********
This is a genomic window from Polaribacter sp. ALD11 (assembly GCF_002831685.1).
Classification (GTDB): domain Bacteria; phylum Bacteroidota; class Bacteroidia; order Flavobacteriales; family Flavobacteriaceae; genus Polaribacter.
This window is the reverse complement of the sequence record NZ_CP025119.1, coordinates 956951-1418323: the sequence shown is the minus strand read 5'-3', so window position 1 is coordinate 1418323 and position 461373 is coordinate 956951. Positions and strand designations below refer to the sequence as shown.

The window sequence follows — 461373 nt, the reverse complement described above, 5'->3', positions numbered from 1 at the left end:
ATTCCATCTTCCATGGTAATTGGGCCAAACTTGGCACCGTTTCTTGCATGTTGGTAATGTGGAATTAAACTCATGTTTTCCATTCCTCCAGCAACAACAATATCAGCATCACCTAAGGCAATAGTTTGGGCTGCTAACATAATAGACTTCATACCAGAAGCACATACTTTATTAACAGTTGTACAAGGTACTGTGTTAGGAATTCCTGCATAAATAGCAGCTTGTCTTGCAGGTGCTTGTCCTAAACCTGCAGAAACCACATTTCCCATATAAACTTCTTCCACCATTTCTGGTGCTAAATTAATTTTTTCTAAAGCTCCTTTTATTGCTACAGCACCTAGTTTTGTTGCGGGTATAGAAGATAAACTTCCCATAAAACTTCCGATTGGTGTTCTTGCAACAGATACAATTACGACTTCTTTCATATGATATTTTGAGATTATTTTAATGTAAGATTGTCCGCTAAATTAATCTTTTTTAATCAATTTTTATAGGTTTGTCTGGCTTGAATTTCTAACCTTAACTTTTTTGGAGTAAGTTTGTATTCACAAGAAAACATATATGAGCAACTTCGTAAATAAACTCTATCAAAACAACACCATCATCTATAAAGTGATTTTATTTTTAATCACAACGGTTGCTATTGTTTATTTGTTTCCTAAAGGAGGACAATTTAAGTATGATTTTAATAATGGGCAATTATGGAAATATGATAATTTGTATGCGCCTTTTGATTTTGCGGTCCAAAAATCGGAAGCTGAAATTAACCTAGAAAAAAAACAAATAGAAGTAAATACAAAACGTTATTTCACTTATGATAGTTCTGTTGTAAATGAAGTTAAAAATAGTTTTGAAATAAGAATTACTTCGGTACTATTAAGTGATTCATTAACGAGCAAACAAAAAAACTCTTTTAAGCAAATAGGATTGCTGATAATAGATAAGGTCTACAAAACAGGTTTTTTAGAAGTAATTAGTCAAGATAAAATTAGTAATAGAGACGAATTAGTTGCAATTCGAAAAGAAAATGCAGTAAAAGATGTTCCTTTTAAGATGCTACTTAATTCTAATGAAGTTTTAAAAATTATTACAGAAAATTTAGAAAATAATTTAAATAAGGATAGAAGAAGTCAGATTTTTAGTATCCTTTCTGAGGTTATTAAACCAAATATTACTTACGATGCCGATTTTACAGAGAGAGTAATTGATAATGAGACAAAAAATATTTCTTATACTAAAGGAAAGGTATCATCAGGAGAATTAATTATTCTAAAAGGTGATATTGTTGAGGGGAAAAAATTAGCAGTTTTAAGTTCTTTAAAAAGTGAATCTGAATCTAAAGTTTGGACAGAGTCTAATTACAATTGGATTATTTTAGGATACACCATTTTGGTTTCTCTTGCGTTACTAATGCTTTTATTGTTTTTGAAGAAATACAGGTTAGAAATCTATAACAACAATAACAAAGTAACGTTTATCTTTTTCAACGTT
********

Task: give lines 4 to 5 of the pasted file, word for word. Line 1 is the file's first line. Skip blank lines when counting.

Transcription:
The window sequence follows — 461373 nt, the reverse complement described above, 5'->3', positions numbered from 1 at the left end:
ATTCCATCTTCCATGGTAATTGGGCCAAACTTGGCACCGTTTCTTGCATGTTGGTAATGTGGAATTAAACTCATGTTTTCCATTCCTCCAGCAACAACAATATCAGCATCACCTAAGGCAATAGTTTGGGCTGCTAACATAATAGACTTCATACCAGAAGCACATACTTTATTAACAGTTGTACAAGGTACTGTGTTAGGAATTCCTGCATAAATAGCAGCTTGTCTTGCAGGTGCTTGTCCTAAACCTGCAGAAACCACATTTCCCATATAAACTTCTTCCACCATTTCTGGTGCTAAATTAATTTTTTCTAAAGCTCCTTTTATTGCTACAGCACCTAGTTTTGTTGCGGGTATAGAAGATAAACTTCCCATAAAACTTCCGATTGGTGTTCTTGCAACAGATACAATTACGACTTCTTTCATATGATATTTTGAGATTATTTTAATGTAAGATTGTCCGCTAAATTAATCTTTTTTAATCAATTTTTATAGGTTTGTCTGGCTTGAATTTCTAACCTTAACTTTTTTGGAGTAAGTTTGTATTCACAAGAAAACATATATGAGCAACTTCGTAAATAAACTCTATCAAAACAACACCATCATCTATAAAGTGATTTTATTTTTAATCACAACGGTTGCTATTGTTTATTTGTTTCCTAAAGGAGGACAATTTAAGTATGATTTTAATAATGGGCAATTATGGAAATATGATAATTTGTATGCGCCTTTTGATTTTGCGGTCCAAAAATCGGAAGCTGAAATTAACCTAGAAAAAAAACAAATAGAAGTAAATACAAAACGTTATTTCACTTATGATAGTTCTGTTGTAAATGAAGTTAAAAATAGTTTTGAAATAAGAATTACTTCGGTACTATTAAGTGATTCATTAACGAGCAAACAAAAAAACTCTTTTAAGCAAATAGGATTGCTGATAATAGATAAGGTCTACAAAACAGGTTTTTTAGAAGTAATTAGTCAAGATAAAATTAGTAATAGAGACGAATTAGTTGCAATTCGAAAAGAAAATGCAGTAAAAGATGTTCCTTTTAAGATGCTACTTAATTCTAATGAAGTTTTAAAAATTATTACAGAAAATTTAGAAAATAATTTAAATAAGGATAGAAGAAGTCAGATTTTTAGTATCCTTTCTGAGGTTATTAAACCAAATATTACTTACGATGCCGATTTTACAGAGAGAGTAATTGATAATGAGACAAAAAATATTTCTTATACTAAAGGAAAGGTATCATCAGGAGAATTAATTATTCTAAAAGGTGATATTGTTGAGGGGAAAAAATTAGCAGTTTTAAGTTCTTTAAAAAGTGAATCTGAATCTAAAGTTTGGACAGAGTCTAATTACAATTGGATTATTTTAGGATACACCATTTTGGTTTCTCTTGCGTTACTAATGCTTTTATTGTTTTTGAAGAAATACAGGTTAGAAATCTATAACAACAATAACAAAGTAACGTTTATCTTTTTCAACGTT